Move towards demand-driven operations to respond to rapidly changing consumer habits. Invest in websites for your retail store so people can order and pay at their convenience. Your retail operations also move faster as you stock goods based on consumer demands and shopping habits. You can even take advantage of branded apps and online marketplaces.
Datahyv has helped many retail businesses grow amidst pandemic-borne hurdles. Here's a look at the success of a supermarket chain working with Datahyv:
In the Visayas, supermarkets are growing even amid the pandemic while other channels are declining. Supermarkets' sales value growth rate in the Visayas region increased by 10% in 2020 from 8.5% in 2019. Retail stores are growing in all regions (Luz, Vis, Min) with a 7.9% growth versus 10% value growth in total Visayas Supermarkets, but there is still an opportunity to grow. Visayas-based retail has a 5.4% value growth in the Supermarkets channel.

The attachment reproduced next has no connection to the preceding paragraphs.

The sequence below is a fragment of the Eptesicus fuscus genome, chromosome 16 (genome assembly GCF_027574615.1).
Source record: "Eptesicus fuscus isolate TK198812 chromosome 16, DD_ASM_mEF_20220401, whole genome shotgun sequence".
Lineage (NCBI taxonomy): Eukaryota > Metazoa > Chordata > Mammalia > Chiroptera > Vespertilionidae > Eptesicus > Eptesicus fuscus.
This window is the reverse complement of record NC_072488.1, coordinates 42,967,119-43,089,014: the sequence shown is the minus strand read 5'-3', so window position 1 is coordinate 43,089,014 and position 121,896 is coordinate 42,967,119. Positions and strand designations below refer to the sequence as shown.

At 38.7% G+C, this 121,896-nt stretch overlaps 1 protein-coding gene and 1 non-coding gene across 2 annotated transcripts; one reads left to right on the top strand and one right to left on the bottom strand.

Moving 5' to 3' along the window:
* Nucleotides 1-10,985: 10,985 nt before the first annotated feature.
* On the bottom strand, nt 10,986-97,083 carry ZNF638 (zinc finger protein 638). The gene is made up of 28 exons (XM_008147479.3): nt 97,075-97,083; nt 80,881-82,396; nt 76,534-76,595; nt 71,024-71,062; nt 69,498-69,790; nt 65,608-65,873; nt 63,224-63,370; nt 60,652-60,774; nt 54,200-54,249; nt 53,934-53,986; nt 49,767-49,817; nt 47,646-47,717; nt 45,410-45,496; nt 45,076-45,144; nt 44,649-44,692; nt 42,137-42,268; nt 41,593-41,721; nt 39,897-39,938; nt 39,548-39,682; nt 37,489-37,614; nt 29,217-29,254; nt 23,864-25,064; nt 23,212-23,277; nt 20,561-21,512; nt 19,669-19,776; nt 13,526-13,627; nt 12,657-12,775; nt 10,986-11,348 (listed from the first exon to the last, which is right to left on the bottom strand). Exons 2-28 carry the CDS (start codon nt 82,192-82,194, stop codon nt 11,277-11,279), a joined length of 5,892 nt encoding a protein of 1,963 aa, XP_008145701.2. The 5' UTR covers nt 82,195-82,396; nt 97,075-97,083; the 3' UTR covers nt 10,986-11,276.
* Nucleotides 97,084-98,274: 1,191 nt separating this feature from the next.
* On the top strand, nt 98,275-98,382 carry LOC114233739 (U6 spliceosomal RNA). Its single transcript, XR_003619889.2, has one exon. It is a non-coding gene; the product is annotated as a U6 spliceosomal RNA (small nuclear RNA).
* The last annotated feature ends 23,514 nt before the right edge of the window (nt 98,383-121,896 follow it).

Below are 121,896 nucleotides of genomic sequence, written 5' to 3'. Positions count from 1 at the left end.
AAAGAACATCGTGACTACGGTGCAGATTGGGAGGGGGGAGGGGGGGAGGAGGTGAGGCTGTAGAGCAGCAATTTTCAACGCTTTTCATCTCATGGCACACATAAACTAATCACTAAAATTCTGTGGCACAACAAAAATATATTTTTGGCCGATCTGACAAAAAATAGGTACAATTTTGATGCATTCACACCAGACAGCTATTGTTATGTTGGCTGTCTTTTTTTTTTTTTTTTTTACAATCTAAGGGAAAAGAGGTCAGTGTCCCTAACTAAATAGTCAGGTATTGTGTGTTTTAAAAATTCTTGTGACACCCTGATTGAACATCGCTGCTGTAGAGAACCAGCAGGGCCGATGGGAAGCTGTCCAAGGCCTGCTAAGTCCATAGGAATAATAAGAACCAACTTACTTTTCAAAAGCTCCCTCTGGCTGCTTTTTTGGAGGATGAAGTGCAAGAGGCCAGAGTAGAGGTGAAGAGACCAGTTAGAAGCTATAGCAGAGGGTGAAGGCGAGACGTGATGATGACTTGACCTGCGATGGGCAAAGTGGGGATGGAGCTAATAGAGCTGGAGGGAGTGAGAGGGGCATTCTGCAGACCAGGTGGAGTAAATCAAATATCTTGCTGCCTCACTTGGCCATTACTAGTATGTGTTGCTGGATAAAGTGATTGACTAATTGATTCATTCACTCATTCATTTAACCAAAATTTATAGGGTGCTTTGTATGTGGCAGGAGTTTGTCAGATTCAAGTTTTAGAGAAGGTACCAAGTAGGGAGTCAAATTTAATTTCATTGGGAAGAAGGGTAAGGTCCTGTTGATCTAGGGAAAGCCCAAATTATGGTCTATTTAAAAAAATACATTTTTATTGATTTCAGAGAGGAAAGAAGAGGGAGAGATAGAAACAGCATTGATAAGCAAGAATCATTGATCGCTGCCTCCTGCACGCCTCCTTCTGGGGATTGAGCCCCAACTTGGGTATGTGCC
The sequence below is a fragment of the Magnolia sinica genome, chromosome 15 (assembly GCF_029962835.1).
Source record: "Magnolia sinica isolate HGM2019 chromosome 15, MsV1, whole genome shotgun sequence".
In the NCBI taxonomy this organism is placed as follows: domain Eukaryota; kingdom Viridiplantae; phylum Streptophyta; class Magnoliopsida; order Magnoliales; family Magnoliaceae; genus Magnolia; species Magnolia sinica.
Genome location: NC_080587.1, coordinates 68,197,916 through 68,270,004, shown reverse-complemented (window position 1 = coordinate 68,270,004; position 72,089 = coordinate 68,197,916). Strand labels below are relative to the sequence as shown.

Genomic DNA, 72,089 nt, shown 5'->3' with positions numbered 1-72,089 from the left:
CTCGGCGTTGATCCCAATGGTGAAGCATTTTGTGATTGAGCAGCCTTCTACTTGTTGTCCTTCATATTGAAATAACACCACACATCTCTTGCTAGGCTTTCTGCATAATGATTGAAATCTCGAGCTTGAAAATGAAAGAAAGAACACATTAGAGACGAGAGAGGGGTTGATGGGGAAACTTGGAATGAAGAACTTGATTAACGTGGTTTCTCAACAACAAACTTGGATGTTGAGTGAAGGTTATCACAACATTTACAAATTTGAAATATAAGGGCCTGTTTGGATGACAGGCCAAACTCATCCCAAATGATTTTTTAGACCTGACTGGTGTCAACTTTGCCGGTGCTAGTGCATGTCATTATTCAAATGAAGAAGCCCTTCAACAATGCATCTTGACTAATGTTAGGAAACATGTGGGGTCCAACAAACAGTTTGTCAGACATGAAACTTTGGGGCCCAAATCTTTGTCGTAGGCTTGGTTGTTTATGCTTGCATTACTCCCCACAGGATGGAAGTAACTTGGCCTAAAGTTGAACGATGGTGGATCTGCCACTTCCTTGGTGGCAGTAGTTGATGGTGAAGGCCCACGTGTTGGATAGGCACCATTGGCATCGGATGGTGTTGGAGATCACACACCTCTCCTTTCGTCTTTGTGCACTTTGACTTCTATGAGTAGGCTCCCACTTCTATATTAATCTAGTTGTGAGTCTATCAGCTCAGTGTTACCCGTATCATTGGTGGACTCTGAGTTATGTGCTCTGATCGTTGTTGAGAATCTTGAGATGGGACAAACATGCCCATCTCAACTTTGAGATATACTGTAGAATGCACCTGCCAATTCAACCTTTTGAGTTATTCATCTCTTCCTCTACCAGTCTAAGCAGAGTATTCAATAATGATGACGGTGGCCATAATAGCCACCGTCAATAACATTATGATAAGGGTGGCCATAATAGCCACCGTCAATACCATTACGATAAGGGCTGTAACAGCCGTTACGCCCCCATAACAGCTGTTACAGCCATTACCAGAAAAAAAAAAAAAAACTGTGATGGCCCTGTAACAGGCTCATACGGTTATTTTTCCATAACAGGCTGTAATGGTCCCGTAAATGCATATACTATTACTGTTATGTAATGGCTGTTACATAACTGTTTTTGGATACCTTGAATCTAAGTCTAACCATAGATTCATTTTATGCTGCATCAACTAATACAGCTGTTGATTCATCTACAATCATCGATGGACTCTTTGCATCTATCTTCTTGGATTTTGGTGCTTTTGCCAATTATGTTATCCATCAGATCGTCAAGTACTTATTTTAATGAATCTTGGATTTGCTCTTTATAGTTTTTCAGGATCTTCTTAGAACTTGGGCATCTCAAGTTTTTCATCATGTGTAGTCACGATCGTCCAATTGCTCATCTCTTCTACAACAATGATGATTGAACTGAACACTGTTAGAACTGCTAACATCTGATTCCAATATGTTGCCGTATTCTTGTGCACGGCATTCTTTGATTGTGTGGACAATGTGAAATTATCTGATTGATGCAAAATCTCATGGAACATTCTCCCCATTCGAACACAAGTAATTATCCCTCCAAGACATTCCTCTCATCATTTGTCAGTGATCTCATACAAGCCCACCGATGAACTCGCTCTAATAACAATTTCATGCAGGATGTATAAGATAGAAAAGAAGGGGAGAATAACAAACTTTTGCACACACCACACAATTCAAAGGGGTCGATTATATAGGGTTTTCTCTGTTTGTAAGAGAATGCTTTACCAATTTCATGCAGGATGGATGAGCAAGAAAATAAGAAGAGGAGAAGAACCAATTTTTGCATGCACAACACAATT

This incredible growth during the difficult year of 2020 comes from data-driven decisions. Datahyv runs data warehousing and analytics solutions. We save retail businesses time and money thru holistic, actionable insights gleaned over business data.
Bounce back from the pandemic and other crises with Datahyv. Check out our optimized data solutions for retail businesses.